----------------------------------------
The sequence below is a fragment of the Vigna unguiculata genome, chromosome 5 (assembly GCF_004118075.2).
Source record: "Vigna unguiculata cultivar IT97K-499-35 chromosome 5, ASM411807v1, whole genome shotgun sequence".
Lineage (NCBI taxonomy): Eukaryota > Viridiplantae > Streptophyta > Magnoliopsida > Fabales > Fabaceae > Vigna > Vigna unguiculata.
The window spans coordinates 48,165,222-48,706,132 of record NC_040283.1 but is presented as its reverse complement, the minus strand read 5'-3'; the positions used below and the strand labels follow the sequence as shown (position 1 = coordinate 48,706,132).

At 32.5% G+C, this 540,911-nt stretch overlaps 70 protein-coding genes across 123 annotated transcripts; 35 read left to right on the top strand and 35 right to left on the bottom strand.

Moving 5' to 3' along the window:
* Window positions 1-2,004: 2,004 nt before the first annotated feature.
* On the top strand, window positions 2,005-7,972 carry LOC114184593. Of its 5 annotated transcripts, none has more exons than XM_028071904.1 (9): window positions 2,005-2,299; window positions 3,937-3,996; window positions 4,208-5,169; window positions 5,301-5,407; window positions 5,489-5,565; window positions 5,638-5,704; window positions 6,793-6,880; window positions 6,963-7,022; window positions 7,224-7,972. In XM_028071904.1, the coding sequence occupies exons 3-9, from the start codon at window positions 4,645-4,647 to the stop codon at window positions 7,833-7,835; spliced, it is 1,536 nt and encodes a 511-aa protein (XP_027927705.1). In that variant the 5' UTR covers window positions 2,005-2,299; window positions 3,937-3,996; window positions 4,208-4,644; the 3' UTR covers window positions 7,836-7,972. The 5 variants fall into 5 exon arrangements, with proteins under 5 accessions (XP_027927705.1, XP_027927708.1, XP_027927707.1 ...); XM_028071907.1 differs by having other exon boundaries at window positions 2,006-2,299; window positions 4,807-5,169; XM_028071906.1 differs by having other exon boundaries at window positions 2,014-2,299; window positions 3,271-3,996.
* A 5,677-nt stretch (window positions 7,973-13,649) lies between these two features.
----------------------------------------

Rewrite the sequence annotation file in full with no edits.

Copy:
The sequence below is a fragment of the Vigna unguiculata genome, chromosome 5 (assembly GCF_004118075.2).
Source record: "Vigna unguiculata cultivar IT97K-499-35 chromosome 5, ASM411807v1, whole genome shotgun sequence".
Lineage (NCBI taxonomy): Eukaryota > Viridiplantae > Streptophyta > Magnoliopsida > Fabales > Fabaceae > Vigna > Vigna unguiculata.
The window spans coordinates 48,165,222-48,706,132 of record NC_040283.1 but is presented as its reverse complement, the minus strand read 5'-3'; the positions used below and the strand labels follow the sequence as shown (position 1 = coordinate 48,706,132).

At 32.5% G+C, this 540,911-nt stretch overlaps 70 protein-coding genes across 123 annotated transcripts; 35 read left to right on the top strand and 35 right to left on the bottom strand.

Moving 5' to 3' along the window:
* Window positions 1-2,004: 2,004 nt before the first annotated feature.
* On the top strand, window positions 2,005-7,972 carry LOC114184593. Of its 5 annotated transcripts, none has more exons than XM_028071904.1 (9): window positions 2,005-2,299; window positions 3,937-3,996; window positions 4,208-5,169; window positions 5,301-5,407; window positions 5,489-5,565; window positions 5,638-5,704; window positions 6,793-6,880; window positions 6,963-7,022; window positions 7,224-7,972. In XM_028071904.1, the coding sequence occupies exons 3-9, from the start codon at window positions 4,645-4,647 to the stop codon at window positions 7,833-7,835; spliced, it is 1,536 nt and encodes a 511-aa protein (XP_027927705.1). In that variant the 5' UTR covers window positions 2,005-2,299; window positions 3,937-3,996; window positions 4,208-4,644; the 3' UTR covers window positions 7,836-7,972. The 5 variants fall into 5 exon arrangements, with proteins under 5 accessions (XP_027927705.1, XP_027927708.1, XP_027927707.1 ...); XM_028071907.1 differs by having other exon boundaries at window positions 2,006-2,299; window positions 4,807-5,169; XM_028071906.1 differs by having other exon boundaries at window positions 2,014-2,299; window positions 3,271-3,996.
* A 5,677-nt stretch (window positions 7,973-13,649) lies between these two features.